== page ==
Makten över energin : policyprocesser i två kommuner 1977–2001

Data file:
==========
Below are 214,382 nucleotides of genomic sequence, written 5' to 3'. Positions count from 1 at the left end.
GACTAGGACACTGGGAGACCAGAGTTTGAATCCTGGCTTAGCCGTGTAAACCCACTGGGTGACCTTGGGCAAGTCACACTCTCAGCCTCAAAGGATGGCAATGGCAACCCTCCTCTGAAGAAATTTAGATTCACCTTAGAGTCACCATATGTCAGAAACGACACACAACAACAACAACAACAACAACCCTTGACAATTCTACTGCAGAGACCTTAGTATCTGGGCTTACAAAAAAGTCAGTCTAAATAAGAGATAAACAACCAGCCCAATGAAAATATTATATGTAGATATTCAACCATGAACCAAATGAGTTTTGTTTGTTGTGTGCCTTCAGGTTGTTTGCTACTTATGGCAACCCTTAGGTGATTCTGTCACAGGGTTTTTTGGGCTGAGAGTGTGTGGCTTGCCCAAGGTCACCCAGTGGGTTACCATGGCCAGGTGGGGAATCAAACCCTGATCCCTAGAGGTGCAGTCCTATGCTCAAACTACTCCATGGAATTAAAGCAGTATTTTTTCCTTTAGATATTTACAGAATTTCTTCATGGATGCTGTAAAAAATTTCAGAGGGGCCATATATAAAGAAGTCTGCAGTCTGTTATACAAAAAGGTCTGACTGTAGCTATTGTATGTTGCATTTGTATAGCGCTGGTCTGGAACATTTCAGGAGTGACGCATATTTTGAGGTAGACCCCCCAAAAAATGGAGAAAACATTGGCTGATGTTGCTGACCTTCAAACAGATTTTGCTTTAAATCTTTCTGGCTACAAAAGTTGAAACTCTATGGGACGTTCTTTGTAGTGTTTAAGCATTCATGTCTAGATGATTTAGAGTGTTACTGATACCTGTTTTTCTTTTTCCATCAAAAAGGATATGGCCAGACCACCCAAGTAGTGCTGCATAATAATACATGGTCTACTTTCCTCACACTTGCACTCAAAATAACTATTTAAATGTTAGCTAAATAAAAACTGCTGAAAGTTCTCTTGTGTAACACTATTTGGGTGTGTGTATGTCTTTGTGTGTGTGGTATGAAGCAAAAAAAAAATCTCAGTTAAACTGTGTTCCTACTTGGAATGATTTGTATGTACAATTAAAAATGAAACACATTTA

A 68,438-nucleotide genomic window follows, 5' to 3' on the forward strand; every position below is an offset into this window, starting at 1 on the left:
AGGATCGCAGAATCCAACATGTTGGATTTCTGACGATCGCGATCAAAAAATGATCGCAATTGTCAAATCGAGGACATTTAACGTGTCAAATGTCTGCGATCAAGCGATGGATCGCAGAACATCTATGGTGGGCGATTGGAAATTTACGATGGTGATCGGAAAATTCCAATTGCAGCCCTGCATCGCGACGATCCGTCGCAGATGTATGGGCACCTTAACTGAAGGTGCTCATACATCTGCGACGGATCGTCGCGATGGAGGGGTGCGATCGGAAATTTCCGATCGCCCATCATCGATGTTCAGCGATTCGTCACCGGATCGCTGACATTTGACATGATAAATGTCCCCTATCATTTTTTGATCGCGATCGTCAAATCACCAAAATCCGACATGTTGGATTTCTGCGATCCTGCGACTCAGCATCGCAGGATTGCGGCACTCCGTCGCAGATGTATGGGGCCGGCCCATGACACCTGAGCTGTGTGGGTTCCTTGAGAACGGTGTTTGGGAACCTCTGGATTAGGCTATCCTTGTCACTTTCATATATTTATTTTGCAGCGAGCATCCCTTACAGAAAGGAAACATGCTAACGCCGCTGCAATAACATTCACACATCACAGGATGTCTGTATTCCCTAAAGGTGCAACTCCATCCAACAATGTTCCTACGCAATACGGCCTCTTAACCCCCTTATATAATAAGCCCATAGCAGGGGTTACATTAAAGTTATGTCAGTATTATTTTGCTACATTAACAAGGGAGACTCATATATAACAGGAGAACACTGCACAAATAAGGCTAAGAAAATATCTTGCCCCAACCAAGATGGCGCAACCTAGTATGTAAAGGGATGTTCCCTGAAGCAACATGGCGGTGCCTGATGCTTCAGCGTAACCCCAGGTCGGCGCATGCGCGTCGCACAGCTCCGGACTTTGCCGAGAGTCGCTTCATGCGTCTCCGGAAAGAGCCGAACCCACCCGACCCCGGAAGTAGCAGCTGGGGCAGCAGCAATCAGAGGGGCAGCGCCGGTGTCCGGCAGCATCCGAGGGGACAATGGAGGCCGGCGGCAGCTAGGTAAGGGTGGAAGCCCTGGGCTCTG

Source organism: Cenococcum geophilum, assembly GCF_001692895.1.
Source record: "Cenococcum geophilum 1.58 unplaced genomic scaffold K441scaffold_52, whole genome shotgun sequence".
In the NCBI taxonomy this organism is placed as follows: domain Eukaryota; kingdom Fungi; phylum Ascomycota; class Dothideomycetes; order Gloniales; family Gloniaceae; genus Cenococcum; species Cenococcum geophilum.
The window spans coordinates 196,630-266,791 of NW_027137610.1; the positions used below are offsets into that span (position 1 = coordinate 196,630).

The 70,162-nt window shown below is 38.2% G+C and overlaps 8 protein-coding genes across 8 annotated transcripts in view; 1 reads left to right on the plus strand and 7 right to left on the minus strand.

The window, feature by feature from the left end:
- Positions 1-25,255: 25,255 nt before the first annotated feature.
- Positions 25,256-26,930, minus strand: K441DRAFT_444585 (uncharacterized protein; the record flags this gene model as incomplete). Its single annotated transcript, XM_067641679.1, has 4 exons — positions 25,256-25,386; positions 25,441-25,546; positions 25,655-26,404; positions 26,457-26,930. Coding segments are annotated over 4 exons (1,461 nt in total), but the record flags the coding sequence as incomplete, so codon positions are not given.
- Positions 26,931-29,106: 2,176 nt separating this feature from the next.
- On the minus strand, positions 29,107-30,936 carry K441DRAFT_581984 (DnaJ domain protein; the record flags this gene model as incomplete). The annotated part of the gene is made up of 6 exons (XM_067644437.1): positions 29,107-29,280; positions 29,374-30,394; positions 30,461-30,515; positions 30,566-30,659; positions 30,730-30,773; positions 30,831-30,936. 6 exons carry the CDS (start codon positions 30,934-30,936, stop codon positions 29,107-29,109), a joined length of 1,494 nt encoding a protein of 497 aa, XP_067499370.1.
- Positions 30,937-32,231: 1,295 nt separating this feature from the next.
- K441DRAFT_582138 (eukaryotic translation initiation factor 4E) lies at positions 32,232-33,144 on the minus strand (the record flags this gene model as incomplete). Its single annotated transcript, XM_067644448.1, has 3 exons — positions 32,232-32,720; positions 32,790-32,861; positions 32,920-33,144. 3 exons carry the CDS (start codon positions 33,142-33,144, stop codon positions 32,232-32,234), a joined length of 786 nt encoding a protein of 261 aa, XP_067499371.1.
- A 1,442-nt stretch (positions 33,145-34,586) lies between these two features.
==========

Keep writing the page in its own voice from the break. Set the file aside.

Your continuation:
Sammanfattning: Municipalities have traditionally played key roles in the Swedish energy system as suppliers of gas, electricity and district heating to the public sector and end-use consumers. Sweden has a tradition of strong local self-government, and the municipalities are expected to play important roles in implementing national energy strategies and formulating municipal ones.The purpose of this thesis is to study how power was exercised in the policy processes of two municipal energy systems between 1977 to 2001. The specific research questions were as follows: How did actors exercise power in the policy process? What sort of power resources did policy coalitions have access to? How did policy coalitions act to enforce their demands? What obstacles did actors encounter when attempting to influence energy policy? To answer these questions I integrate theories about large technical systems with theories about power and public policy.The case studies are based on multiple sources of data from two municipalities, Linköping and Norrköping. It is drawn from written primary sources (such as minutes, notes and documents) and from interviews. I have focused on four categories of actors, namely elected politicians who are members of the municipal council; representatives of the local energy companies; officials of the municipal housing companies; and municipal officials, such as those at the town planning office and environment office.In the case studies I analyse circumstances during the 1980s and 1990s that affected the energy systems. These circumstances were: 1) new energy investments and fuel choices; 2) work on local energy plans; 3) local Agenda 21 plans; 4) measurements taken for efficient energy use and a greater level of energy conservation: and 5) power relations between politicians and representatives of the local energy company.In the municipalities studied, the energy system was divided into three independent policy areas, one dealing with supply, one with conservation and one environmental questions related to the Agenda 21 vision of an ecologically sustainable energy system. These three policy areas were handled separately because they were separated organisationally, based on different knowledge foundations and had different objectives and time perspectives, different system limits, and different visions of how to build an ecological energy system.